Most wood-working equipment usually have extraction connection of large diameter of about 100-200mm (4″-5″) and your extractor should properly match this dimensions. It is important to properly position your dust collector for it to work efficiently. 10-20% of suction volume is lost for every metre of the flexible hose run and even more is lost for every bend. This waste is due to the disruption of air flow by the ridges in the hose. Rigid metal pipes with engineered bends and smooth finish can run on high capacity extractors and are very efficient. They also enable running of many machines at once. The suction loss is barely 2% but they are very expensive. It is good to keep the extraction system of your home simple and straight and never forget that the bigger the CFM, the better.

CHAPTER ONE: The complete chapter one of “design and fabrication of a dust extractor” is available. Order full work to download. Chapter one of “design and fabrication of a dust extractor”consists of the literature review. In this chapter all the related work on“design and fabrication of a dust extractor” was reviewed.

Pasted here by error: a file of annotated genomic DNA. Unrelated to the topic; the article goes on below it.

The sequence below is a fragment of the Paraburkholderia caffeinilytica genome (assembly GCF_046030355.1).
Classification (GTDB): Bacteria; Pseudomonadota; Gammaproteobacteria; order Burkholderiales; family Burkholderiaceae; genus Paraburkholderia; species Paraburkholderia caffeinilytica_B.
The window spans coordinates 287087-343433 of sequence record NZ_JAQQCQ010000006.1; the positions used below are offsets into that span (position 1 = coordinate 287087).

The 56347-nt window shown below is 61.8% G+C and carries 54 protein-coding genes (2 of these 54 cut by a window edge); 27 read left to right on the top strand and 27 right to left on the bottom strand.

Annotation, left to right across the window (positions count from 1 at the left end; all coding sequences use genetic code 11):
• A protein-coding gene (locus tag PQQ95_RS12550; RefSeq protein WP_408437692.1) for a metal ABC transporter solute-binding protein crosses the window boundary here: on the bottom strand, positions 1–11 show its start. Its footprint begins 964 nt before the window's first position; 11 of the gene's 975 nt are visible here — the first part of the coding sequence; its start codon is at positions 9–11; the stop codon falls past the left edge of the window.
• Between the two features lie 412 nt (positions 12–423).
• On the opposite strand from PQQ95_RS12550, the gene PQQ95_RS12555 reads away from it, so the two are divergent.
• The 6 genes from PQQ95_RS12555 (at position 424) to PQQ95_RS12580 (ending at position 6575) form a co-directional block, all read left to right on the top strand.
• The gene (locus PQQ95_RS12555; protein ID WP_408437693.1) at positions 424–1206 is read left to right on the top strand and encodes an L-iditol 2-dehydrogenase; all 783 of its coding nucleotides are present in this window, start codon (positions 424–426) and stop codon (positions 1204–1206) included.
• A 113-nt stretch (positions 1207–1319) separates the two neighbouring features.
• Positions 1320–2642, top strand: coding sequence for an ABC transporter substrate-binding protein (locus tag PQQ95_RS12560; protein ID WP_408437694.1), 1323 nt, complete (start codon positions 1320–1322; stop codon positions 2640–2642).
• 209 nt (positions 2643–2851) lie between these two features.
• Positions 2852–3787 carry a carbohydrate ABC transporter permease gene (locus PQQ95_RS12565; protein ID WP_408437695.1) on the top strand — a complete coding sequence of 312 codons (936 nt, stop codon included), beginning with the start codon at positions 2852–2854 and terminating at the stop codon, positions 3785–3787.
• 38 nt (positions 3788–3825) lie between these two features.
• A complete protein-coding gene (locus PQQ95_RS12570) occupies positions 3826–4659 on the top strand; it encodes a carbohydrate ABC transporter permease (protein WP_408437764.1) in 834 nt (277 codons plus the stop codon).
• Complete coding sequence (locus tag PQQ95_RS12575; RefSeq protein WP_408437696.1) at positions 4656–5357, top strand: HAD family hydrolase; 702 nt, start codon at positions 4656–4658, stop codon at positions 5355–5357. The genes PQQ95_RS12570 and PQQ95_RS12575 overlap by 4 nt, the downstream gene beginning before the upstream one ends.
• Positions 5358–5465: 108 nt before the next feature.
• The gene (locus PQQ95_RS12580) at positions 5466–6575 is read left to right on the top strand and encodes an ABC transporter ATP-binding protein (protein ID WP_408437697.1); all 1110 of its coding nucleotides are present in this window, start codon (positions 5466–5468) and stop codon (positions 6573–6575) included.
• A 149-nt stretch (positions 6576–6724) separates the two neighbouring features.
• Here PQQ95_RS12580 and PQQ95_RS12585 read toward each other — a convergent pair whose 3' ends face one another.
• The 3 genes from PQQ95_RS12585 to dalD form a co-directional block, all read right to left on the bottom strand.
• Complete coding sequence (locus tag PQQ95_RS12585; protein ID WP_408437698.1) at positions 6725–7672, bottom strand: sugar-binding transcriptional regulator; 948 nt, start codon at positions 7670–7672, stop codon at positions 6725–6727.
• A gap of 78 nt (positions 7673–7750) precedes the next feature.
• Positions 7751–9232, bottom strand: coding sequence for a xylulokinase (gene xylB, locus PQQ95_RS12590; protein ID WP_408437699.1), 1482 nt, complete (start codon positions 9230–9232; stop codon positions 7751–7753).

CHAPTER TWO: The complete chapter two of “design and fabrication of a dust extractor”is available. Order full work to download. Chapter two of “design and fabrication of a dust extractor”consists of the literature review. In this chapter all the related work on “design and fabrication of a dust extractor”was reviewed.

CHAPTER THREE: The complete chapter three of “design and fabrication of a dust extractor”is available. Order full work to download. Chapter three of “design and fabrication of a dust extractor”consists of the methodology. In this chapter all the method used in carrying out this work was discussed.

CHAPTER FOUR: The complete chapter four of “design and fabrication of a dust extractor”is available. Order full work to download. Chapter four of “design and fabrication of a dust extractor”consists of all the test conducted during the work and the result gotten after the whole work

CHAPTER FIVE: The complete chapter five of “design and fabrication of a dust extractor”is available. Order full work to download. Chapter five of “design and fabrication of a dust extractor”consist of conclusion, recommendation and references.